In Saudi Arabia, the Virus Crisis Meets Inept Leadership
Editor’s Note: This article originally appeared on Order from Chaos.
Saudi Arabia is facing serious challenges from the coronavirus, testing a leadership that has been impulsive and exclusive. The monarchy has become more remote from even most of the royal family in the last five years. Now the monarchy’s response to the virus has been unprecedented. Attention should be focused particularly on the young man who makes the day-to-day decisions in the Royal Palace.
So far, the kingdom has reported publicly only a small number of confirmed cases of infection, but its neighborhood has been badly affected—especially Iran. Close neighbors including Bahrain and Kuwait have reported numerous cases.
The global economic downturn, led by China, has pushed the price of oil down significantly as demand has dropped precipitously. The Saudis are under pressure to cut production to stimulate growth, but that means less revenue for the kingdom. With an expensive war in Yemen that is heating up, as I recently wrote, the economy is stagnant.
More immediately, the king has taken the unprecedented step of shutting the holy cities in Mecca and Medina to pilgrims. At first this was only for foreigners but now the closing is applying to everyone. The kingdom normally encourages pilgrims all year, with often up to one million foreign pilgrims coming every month to make umrah, or the so-called lesser hajj. Late this week, the Saudis reopened the mosques after sterilization for limited visits, but not umrah.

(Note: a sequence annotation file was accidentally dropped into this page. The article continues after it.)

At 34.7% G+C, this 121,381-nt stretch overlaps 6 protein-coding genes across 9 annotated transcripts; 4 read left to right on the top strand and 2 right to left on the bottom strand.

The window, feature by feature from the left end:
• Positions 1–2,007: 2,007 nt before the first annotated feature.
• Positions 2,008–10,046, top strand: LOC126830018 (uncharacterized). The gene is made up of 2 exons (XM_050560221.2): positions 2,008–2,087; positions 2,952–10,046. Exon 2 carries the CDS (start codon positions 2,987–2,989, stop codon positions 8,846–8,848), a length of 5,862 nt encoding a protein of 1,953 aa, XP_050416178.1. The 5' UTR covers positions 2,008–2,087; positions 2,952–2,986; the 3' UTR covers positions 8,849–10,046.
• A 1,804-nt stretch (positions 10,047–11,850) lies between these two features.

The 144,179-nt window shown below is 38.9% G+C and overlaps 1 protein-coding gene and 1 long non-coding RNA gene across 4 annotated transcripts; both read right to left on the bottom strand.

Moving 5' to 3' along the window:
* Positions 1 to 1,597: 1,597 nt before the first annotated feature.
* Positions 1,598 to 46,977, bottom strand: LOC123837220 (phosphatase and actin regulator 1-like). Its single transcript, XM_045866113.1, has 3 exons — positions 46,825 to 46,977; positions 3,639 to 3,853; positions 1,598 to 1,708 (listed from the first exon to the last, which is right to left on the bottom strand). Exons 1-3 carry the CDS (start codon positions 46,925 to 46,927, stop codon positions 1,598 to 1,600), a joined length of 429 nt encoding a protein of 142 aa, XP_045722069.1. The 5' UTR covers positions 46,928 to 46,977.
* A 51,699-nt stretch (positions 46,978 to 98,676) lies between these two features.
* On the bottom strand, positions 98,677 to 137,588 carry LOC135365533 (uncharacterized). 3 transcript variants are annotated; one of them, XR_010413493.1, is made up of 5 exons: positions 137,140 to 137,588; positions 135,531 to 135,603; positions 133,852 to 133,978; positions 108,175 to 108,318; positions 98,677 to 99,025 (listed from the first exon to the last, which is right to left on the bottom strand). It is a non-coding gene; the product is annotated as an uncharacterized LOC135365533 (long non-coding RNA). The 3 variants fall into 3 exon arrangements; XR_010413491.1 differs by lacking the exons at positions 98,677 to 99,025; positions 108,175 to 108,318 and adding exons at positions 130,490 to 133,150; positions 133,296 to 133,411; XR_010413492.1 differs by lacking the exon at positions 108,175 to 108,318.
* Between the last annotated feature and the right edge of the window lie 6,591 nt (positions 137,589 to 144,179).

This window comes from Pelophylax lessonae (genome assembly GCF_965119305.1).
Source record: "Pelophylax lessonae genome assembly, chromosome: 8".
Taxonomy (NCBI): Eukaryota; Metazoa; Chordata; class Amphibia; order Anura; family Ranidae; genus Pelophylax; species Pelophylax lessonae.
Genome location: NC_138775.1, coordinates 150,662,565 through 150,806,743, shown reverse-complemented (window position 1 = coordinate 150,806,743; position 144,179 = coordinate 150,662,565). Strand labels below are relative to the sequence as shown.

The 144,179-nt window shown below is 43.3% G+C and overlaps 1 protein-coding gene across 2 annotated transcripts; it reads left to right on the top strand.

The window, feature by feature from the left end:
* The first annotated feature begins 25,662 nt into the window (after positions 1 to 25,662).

The annual hajj itself brings two and a half million pilgrims from around the Islamic world. This year, the hajj will be in late July and early August. It is a major source of revenue for the kingdom. Already there are mounting questions about whether the hajj will happen this year.
King Salman, like his predecessors, puts much stock in being the custodian of the Holy Mosques. If the annual pilgrimage is canceled, it will have consequences for the legitimacy of the House of Saud, even if it makes public health sense to shut it down this year.
Much attention is focused on Crown Prince Mohammed bin Salman (commonly known as MBS). We knew virtually nothing about him when his father ascended the throne in 2015, not even his age. He is a deeply controversial figure. At first, MBS was widely lauded as a reformer who was transforming the Wahhabi kingdom into a more moderate country. But over time, the prince has been tainted by his war in Yemen and his role in ordering the murder of Jamal Khashoggi in the Saudi consulate in Istanbul. Now we have the first comprehensive biography of the man who could rule his country for the next half-century.
A new book, “MBS: The Rise to Power of Mohammed Bin Salman,” by Ben Hubbard, is an excellent account of the life and the background of the most consequential new figure in the Middle East in our time. A veteran reporter, Hubbard made numerous visits to the kingdom to research where the prince came from and how he took power. It’s a frightening picture.